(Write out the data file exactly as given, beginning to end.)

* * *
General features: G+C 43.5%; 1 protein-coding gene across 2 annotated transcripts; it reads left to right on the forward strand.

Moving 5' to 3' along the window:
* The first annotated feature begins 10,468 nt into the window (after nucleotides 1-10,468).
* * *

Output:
General features: G+C 43.5%; 1 protein-coding gene across 2 annotated transcripts; it reads left to right on the forward strand.

Moving 5' to 3' along the window:
* The first annotated feature begins 10,468 nt into the window (after nucleotides 1-10,468).